At this point the analysis of my exome seems a bit boring as it appears I have a relatively healthy genome - nothing too serious, a handful of complex disease associated variants for diseases that so far I don’t suffer, and new personal variants of unknown significance. And I could discover that in a few hours doing my own “genome project” (all right; exome project) – this is the closest to instant gratification in genomics. More work and new knowledge is needed to assess the impact of my novel variants, and to combine these with the multiple disease-associated susceptibility alleles in scores that predict whether I carry an extra genetic “load” for a given disease. I will definitely keep an eye on the variants I found in the disease gene sets, and will keep continuously analyzing these.

While I try to figure out all this, and await my full genome sequencing to find if I carry regulatory or structural variants of consequence, I think I will follow the wise advice from my wife – eat better, do more exercise, and enjoy life while you can.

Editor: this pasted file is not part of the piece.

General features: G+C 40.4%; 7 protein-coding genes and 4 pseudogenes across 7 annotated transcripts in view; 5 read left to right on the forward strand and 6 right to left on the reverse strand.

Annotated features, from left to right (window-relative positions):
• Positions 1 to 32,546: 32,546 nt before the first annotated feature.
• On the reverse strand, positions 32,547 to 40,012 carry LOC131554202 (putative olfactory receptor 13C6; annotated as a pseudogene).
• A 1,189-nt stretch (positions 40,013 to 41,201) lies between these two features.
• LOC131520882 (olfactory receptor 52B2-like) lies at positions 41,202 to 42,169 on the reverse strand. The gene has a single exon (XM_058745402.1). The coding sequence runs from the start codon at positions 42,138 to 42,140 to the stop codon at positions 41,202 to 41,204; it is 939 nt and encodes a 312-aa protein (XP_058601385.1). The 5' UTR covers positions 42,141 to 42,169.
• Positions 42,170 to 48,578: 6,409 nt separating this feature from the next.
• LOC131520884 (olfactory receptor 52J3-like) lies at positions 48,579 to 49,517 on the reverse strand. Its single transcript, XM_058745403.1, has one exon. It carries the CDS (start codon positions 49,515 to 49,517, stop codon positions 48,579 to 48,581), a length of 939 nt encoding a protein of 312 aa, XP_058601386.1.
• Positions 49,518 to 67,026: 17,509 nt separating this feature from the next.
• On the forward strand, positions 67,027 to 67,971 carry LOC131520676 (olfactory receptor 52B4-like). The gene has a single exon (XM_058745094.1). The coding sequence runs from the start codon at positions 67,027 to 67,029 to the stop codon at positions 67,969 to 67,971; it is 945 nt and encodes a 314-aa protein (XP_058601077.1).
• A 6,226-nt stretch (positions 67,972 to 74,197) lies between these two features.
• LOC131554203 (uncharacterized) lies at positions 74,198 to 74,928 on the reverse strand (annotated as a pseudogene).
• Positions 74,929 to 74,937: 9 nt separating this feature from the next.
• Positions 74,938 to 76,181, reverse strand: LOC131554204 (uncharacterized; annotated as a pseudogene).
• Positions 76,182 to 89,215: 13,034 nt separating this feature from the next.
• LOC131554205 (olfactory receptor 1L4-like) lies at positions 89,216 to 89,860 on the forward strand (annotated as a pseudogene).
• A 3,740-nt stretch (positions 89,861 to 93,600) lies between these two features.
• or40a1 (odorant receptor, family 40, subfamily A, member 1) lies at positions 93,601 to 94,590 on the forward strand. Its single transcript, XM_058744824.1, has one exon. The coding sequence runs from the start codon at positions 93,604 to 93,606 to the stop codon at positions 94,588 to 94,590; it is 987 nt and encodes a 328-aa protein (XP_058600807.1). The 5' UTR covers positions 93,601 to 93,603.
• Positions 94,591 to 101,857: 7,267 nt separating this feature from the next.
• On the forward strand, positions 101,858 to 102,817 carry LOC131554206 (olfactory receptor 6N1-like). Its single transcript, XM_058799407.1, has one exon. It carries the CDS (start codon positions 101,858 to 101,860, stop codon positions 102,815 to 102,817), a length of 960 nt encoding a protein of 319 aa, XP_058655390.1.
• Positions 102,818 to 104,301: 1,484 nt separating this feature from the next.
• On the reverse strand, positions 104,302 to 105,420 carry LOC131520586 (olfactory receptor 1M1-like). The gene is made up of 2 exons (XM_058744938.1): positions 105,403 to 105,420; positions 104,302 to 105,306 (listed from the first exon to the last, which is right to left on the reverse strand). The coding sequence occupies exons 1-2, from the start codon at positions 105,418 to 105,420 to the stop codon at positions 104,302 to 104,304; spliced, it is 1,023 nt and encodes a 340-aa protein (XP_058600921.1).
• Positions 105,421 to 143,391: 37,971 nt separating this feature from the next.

Literature cited

1. B. Moore et al., Global analysis of disease-related DNA sequence variation in 10 healthy individuals: Implications for whole genome-based clinical diagnostics, Genetics in Medicine 13, 210–217 (2011).
2. J. Hampe et al., A genome-wide association scan of nonsynonymous SNPs identifies a susceptibility variant for Crohn disease in ATG16L1, Nat. Genet. 39, 207–211 (2006).
3. J. R. Lupski, J. W. Belmont, E. Boerwinkle, R. A. Gibbs, Clan Genomics and the Complex Architecture of Human Disease, Cell 147, 32–43 (2011).
4. F. W. Stahl, The amber mutants of phage T4, Genetics 141, 439–442 (1995).
5. D. G. MacArthur et al., A Systematic Survey of Loss-of-Function Variants in Human Protein-Coding Genes, Science 335, 823–828 (2012).
6. A. Keinan, A. G. Clark, Recent Explosive Human Population Growth Has Resulted in an Excess of Rare Genetic Variants, Science 336, 740–743 (2012).
7. C. D. Bustamante, E. G. Burchard, F. M. De La Vega, Genomics for the world, Nature 475, 163–165 (2011).